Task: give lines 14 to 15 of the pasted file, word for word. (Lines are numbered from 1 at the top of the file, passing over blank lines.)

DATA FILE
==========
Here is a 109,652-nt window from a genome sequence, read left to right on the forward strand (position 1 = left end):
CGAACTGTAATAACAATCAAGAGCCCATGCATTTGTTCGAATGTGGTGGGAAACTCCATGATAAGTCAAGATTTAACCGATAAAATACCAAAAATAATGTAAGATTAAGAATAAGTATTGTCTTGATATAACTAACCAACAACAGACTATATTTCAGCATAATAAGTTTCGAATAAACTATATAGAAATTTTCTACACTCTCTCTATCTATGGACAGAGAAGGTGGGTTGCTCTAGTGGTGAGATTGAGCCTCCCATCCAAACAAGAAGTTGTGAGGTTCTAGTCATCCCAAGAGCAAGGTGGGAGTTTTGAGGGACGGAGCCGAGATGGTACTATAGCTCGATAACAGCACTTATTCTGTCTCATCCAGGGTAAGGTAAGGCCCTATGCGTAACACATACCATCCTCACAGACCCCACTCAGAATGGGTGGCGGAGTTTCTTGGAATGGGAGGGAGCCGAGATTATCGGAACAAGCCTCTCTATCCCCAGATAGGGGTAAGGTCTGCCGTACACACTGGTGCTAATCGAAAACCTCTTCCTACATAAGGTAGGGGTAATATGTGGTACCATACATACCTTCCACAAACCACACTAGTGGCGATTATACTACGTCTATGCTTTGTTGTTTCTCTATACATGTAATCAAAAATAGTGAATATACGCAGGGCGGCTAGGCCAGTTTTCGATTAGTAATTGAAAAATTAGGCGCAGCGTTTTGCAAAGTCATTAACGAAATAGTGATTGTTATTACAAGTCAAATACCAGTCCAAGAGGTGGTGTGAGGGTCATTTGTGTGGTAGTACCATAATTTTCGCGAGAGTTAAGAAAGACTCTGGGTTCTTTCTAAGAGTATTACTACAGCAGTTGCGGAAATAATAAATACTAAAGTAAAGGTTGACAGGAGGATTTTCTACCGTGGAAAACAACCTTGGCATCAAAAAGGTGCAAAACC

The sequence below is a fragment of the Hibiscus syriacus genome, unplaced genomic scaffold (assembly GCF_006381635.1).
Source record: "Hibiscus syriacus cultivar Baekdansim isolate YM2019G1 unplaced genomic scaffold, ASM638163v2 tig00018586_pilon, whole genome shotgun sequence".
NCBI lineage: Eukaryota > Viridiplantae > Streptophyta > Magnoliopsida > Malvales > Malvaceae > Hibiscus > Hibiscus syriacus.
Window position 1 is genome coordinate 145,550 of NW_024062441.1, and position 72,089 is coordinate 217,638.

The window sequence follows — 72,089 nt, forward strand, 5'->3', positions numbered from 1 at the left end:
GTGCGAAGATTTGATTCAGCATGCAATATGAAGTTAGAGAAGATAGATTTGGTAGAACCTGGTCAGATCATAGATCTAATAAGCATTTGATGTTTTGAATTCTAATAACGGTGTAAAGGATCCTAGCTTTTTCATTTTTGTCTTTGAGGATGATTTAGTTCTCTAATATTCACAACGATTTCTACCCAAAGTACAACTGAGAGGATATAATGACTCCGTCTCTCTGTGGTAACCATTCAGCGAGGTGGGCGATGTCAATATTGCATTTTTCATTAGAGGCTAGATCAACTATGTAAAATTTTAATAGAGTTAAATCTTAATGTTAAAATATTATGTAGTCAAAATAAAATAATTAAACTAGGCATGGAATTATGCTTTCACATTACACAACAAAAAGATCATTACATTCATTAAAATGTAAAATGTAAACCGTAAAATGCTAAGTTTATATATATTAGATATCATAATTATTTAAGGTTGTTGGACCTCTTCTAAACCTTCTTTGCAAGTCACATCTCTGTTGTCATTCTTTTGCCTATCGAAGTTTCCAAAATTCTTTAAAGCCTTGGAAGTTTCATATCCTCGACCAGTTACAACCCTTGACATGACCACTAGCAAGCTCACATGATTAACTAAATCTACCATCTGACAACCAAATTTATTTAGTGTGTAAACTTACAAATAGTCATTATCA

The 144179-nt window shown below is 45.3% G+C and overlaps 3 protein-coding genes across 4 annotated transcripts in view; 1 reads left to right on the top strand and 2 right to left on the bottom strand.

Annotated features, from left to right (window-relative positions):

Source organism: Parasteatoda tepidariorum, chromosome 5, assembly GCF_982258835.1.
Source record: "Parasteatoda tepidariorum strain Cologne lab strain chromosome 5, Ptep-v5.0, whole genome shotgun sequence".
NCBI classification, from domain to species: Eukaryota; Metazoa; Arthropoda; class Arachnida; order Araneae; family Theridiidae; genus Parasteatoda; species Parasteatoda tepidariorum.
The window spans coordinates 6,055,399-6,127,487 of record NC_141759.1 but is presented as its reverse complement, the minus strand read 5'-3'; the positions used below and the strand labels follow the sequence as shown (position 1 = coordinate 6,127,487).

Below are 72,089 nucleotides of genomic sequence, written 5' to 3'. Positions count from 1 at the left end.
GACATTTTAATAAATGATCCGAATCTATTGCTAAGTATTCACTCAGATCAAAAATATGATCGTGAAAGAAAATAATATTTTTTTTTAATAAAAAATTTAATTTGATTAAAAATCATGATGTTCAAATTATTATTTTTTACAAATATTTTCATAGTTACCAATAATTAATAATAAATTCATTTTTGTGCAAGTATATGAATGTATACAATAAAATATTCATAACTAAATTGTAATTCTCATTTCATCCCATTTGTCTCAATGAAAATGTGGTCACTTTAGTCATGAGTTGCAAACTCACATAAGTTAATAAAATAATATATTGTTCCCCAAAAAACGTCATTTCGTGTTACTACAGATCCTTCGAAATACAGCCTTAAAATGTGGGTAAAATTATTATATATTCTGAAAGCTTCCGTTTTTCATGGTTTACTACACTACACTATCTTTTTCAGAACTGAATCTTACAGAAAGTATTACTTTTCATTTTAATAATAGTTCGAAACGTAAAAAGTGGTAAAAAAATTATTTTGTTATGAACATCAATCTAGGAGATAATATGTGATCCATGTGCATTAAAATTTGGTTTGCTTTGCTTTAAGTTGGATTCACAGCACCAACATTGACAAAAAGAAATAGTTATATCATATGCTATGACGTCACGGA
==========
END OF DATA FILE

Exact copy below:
The window spans coordinates 6,055,399-6,127,487 of record NC_141759.1 but is presented as its reverse complement, the minus strand read 5'-3'; the positions used below and the strand labels follow the sequence as shown (position 1 = coordinate 6,127,487).

Below are 72,089 nucleotides of genomic sequence, written 5' to 3'. Positions count from 1 at the left end.